seem to be able to do this, in terms of learning French or Spanish or other languages. They are not just culturally prepared by our schools to do this kind of thing.

Q: With the rise of the virtual state, where do you see local and state government fitting in? For example, we are starting to recognize that the global economy is actually made up of region economies with strong global cities at their core.

A: Obviously, the region argument is correct. There is now a power house developing on the Mexican border that is both Mexican and American, and a lot of Latin American workers are gravitating there. You have many examples of regional economies in east Asia. I think in terms of our state governments, we have done a lot to try to bring in outside capital and outside production. And I think we are going to have to continue to do more, because inevitably we are going to lose even more of our production base than we have up to now. And if we are going to make up for it for the current generation of workers, the only way we can do that is to give incentives for other countries to produce in our market. And of course, with exchange rate changes, there may very well be good reasons for them to do this because they may have difficulty selling abroad to the United States over very highly valued Japanese and German currencies. But entirely aside from that, on a state basis, I think the thing you really want from state government is a much, much better educational system than we have right now. The short term answer is to get BMW to produce in the South or Mercedes or whoever it might be. But in the longer term, it is educational response that is the crucial one. It is human capital that is the most important capital for the future.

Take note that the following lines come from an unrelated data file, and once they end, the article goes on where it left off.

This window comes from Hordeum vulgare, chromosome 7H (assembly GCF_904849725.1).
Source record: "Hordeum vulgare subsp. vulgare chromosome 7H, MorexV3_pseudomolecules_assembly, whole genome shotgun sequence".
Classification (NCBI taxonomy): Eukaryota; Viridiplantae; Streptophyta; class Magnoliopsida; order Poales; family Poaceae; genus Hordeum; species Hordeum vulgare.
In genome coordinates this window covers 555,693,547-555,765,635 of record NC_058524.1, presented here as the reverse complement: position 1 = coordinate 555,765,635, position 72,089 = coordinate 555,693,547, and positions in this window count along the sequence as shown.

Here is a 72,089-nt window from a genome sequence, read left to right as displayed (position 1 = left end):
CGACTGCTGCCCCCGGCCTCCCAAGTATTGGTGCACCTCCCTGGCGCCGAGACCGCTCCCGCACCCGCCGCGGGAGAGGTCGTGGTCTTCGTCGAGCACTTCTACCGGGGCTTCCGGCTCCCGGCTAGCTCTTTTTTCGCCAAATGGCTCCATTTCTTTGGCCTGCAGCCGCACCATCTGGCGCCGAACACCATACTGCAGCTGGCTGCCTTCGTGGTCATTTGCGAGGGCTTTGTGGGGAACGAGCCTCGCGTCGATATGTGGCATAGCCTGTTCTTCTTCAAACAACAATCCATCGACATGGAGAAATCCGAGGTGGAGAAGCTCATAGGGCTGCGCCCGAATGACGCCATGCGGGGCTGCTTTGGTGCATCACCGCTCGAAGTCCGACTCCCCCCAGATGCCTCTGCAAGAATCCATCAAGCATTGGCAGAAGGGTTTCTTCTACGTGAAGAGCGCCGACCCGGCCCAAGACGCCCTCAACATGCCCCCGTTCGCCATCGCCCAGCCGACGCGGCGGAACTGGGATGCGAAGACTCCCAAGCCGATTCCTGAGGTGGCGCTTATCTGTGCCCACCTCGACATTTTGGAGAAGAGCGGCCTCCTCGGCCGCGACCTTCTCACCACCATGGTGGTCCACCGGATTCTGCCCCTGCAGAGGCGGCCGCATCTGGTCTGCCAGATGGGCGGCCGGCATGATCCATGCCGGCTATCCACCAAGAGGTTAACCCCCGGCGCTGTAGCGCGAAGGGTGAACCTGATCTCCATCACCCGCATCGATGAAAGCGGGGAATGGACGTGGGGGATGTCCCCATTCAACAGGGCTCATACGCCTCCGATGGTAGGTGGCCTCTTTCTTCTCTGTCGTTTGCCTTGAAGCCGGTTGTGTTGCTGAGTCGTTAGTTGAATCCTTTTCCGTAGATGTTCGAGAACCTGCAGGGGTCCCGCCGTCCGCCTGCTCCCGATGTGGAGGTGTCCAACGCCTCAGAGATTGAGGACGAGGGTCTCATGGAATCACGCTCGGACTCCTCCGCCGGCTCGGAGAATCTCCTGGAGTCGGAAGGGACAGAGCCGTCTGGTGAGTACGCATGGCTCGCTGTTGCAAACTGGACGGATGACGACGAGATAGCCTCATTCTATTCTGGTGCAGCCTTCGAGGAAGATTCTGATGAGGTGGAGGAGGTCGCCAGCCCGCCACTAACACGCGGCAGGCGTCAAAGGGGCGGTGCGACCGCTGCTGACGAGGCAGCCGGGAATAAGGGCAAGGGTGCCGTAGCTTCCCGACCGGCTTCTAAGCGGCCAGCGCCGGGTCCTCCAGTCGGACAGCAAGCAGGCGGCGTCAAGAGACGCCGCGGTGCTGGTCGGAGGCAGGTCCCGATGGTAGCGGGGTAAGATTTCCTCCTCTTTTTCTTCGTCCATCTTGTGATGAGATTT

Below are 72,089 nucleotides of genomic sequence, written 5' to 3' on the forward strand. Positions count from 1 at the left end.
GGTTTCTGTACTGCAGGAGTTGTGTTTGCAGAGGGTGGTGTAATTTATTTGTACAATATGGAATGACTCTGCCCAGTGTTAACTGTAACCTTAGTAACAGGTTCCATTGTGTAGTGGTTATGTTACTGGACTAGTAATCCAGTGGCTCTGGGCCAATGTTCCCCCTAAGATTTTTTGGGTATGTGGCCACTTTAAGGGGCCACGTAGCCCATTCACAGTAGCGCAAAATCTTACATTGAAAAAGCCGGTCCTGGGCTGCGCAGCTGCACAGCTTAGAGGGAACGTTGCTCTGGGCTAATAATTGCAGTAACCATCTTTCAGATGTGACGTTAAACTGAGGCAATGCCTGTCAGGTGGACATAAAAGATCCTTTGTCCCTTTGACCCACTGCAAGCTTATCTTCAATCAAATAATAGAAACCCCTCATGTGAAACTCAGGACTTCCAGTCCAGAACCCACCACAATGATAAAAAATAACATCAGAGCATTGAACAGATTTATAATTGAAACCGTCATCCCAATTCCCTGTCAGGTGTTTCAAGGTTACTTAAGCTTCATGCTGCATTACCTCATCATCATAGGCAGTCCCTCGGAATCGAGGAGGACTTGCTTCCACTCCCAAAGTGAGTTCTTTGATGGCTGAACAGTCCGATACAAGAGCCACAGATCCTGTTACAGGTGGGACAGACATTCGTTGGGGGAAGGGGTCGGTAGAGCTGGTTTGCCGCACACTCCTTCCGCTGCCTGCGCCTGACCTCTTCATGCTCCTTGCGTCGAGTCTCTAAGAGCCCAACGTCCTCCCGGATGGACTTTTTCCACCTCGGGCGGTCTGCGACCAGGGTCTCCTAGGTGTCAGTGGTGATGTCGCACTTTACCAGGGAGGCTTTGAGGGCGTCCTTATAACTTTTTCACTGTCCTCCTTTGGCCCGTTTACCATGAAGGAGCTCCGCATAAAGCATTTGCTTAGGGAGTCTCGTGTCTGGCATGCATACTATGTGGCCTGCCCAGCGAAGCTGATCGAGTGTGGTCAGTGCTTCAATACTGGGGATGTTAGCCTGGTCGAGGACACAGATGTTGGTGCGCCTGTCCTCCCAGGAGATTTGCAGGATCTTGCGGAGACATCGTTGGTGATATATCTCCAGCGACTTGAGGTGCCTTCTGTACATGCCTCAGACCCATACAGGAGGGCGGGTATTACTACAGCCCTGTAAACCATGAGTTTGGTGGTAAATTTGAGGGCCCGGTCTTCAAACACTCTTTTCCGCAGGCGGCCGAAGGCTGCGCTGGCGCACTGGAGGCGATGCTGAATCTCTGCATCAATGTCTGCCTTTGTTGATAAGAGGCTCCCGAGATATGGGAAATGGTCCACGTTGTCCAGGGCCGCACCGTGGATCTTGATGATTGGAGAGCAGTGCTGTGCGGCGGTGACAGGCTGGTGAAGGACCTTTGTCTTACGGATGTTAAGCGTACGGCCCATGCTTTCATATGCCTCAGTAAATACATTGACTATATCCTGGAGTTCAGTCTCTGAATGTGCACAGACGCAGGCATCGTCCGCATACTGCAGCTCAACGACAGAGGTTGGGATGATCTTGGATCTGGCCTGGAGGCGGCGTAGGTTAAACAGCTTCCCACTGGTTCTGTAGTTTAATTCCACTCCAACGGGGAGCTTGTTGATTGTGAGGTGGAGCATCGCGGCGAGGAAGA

January Table of Contents

Blake Harris  |  Editor